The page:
There's not much of any substitute for actually reading Hasker's book. Many people on the materialist side have a caricature of dualism which this book will blow into little tiny pieces.

John W. Loftus said...

The mind, even though it is caused to exist by matter, exists indeopendently of matter and can, for example, exercise free will in the agency libertarian sense. An entire chapter is devoted to this claim.

Does Hasker tell us where the mind resides? Is it in the knee, or the heart, or the brain? Why should it be in the brain? And if it isn't located anywhere (by definition) then can I borrow yours for a while? Can your mind visit China for a month?

Sam Harris had argued that we really do not even need brains at all, if there is a mind. Why should we have brains at all if we have minds that make decisons for us and provides us with consciousness? Having a brain is something that can be explained by the God-hypothesis, but it isn't what we would expect, and this difference makes all of the difference.

What do you say about this?

Because we have a brain in the first place we can have strokes which affect our "minds." Because we have a brain someone with a crowbar can affect how we think forever by taking it across our heads. Why is that if we have minds? You surely understand this serious problem that leads people to say we have no minds at all, since there is obvious causation in one direction, and which has solid evidence for it.

Does Hasker deal with these difficulties successfully in your opinion?

Anonymous said...


As has been pointed out, Hasker is an Emergent Dualist. He believes that the mind emerges from a properly order physical system. What makes you think that, given this, you could subtract the brain and be left with a mind? Are you talking postmortem? Is this a weird version of the zombie argument?

Blue Devil Knight said...

I have Hasker's book, and will read it someday when I have time to properly engage with it.

I understand the resistance to eliminative materialism. I am glad such resistance exists, as premature acceptance of EM, if it were false, would be much worse than falsely accepting prop attitude psychology. As I've said, I'm an agnostic materialist about all this, but usually end up defending the Churchlands because I know their work better than most people I run into (and such people typically haven't actually read much of their work).

That said, I have never experienced a proposition. My visual experience, for instance, which I take to be a canonical case of conscious experiences with rich representational content, seems to be nonpropositional in its representational structure. It doesn't seem crazy to claim that all of my experiences rest on such nonpropositional representational content, which would contradict your and Hasker's claims.

It could be that the propositional attitude theories are merely heuristic overlays that are very useful for explaining the behavior of language-using organisms, but which don't actually conform to the representational formats used by real brains (i.e., prop attitude psychology rests on a theorists' fiction).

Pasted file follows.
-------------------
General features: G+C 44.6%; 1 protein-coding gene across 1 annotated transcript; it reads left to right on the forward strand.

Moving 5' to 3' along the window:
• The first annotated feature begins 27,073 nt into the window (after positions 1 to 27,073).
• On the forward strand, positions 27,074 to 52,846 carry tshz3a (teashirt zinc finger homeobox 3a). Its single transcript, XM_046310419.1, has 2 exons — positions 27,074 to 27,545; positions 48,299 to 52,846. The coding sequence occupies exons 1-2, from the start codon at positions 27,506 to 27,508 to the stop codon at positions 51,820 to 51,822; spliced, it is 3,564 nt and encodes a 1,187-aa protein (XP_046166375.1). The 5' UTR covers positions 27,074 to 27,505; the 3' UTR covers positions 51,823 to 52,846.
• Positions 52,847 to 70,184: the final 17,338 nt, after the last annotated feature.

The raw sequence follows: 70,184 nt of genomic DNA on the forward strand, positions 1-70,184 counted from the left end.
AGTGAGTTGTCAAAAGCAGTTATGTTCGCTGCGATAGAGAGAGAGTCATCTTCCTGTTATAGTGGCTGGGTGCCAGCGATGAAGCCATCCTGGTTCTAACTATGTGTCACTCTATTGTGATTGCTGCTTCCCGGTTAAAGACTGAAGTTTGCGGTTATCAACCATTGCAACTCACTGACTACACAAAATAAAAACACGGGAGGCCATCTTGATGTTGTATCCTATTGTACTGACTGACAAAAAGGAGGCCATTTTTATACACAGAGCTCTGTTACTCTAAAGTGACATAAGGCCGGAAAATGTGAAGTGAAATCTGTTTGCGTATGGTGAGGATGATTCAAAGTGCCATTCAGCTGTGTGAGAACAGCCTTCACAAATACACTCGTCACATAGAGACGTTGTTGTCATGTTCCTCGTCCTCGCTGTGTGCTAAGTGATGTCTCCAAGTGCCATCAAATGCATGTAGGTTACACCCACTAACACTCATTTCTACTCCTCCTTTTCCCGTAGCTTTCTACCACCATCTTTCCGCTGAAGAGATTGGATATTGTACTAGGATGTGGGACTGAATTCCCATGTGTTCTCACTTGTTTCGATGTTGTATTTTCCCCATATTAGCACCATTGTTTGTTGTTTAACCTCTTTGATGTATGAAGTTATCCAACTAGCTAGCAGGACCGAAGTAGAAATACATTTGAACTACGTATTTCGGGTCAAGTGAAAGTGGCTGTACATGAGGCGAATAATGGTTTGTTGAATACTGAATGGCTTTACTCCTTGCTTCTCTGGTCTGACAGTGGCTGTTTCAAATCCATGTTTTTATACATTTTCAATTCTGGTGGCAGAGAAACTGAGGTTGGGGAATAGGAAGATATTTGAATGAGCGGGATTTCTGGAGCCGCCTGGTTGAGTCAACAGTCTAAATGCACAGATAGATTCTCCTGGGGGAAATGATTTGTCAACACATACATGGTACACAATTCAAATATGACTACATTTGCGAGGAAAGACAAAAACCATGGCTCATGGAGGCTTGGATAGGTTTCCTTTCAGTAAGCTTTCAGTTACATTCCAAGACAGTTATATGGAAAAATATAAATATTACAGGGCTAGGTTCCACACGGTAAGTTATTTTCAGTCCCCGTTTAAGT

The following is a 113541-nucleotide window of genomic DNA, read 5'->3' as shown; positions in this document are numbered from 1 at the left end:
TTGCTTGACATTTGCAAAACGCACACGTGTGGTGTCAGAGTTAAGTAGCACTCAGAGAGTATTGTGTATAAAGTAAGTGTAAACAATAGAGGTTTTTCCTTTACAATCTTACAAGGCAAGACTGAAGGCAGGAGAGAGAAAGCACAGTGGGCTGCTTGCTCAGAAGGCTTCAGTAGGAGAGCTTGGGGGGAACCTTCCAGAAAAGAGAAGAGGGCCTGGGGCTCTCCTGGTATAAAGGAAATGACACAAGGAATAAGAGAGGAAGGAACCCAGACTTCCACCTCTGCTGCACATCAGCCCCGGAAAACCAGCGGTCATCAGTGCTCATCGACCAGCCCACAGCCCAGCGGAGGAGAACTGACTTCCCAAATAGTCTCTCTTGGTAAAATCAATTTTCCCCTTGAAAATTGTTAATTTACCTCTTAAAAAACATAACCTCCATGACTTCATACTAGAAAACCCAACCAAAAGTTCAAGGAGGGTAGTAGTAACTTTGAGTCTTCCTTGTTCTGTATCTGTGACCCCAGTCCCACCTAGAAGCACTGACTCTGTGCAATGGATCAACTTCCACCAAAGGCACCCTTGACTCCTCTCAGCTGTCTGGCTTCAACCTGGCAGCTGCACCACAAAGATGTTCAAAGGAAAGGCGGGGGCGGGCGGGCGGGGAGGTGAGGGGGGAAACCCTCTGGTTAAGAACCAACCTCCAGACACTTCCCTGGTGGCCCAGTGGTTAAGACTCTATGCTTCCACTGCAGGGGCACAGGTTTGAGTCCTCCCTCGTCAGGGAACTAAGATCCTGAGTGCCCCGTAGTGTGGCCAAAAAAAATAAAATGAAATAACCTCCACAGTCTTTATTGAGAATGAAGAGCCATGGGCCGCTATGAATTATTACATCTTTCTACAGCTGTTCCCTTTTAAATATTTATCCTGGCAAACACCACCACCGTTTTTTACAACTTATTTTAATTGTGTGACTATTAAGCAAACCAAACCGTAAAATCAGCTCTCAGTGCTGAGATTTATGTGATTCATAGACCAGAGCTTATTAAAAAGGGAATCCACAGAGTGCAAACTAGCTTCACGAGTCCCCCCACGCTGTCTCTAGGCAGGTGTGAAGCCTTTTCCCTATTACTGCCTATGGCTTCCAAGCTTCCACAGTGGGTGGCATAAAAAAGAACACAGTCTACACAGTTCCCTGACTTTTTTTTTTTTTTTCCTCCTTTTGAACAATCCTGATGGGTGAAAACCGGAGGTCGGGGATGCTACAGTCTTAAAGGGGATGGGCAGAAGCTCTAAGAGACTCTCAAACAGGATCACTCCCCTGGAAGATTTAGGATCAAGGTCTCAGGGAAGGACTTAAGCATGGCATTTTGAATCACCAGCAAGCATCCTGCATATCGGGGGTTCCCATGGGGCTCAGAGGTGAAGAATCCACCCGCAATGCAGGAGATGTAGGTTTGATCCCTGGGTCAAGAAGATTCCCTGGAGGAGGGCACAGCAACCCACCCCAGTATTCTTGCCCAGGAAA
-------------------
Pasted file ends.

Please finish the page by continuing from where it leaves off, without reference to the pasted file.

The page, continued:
However, we certainly do argue, justify, reason (with one another) using a symbol-system: it's called language. The fact that this idiosyncratic, evolutionary recent, intersubjective representational system is well described by rules and symbolic representations (a la Fodor/Chomsky) doesn't imply that the brains which produce them use the same format.

The best serious technical work on this topic is by Smolensky, especially his book The Harmonic Mind, where he goes beyond the name-calling typical of the Fodor-Churchland fracas and gets his hands dirty with the psychological modelling. It isn't neuroscience that Smolensky is doing, but neuroscience has so far to go to catch up with this debate that we need technically competent psychologists speculating in the meantime.

Hiero5ant said...

I heard a talk by Patricia Churchland recently in which she stated that the choice of the term "eliminativist" to describe the early iterations was driven by what the term meant in the philosophical community at the time, and that if she had it to do over she might have preferred the label "revisionary materialism". She cited the essence of the position as coming from an offhand remark from Kant to the effect that "the categories of experience are not given in experience" -- in other words, as any science progresses, folk concepts are abandoned or revised, and it is highly unlikely that the concepts of folk psychology will somehow remain immune to such revisions.

Lynne said...

Even though I'm agnostic, I've had firsthand experience of astral projection. It was more realistic than any other experience I've ever had, including my lucid dreams. It would be irrational for me to dismiss my astral projection experience, unless I intend to dismiss all other less realistic experiences. Although I realize that I can't "prove" this to other people, I've felt compelled to find rational explanations for the existence of the soul. Materialism is out of the question, while idealism and traditional forms of dualism seemed incoherent and/or contradictory. I had already developed theories about how physical processes shape the soul, and two funny words popped into my head: emergent dualism. I Googled it and discovered William Hasker's philosophy. I must say that I'm extremely impressed.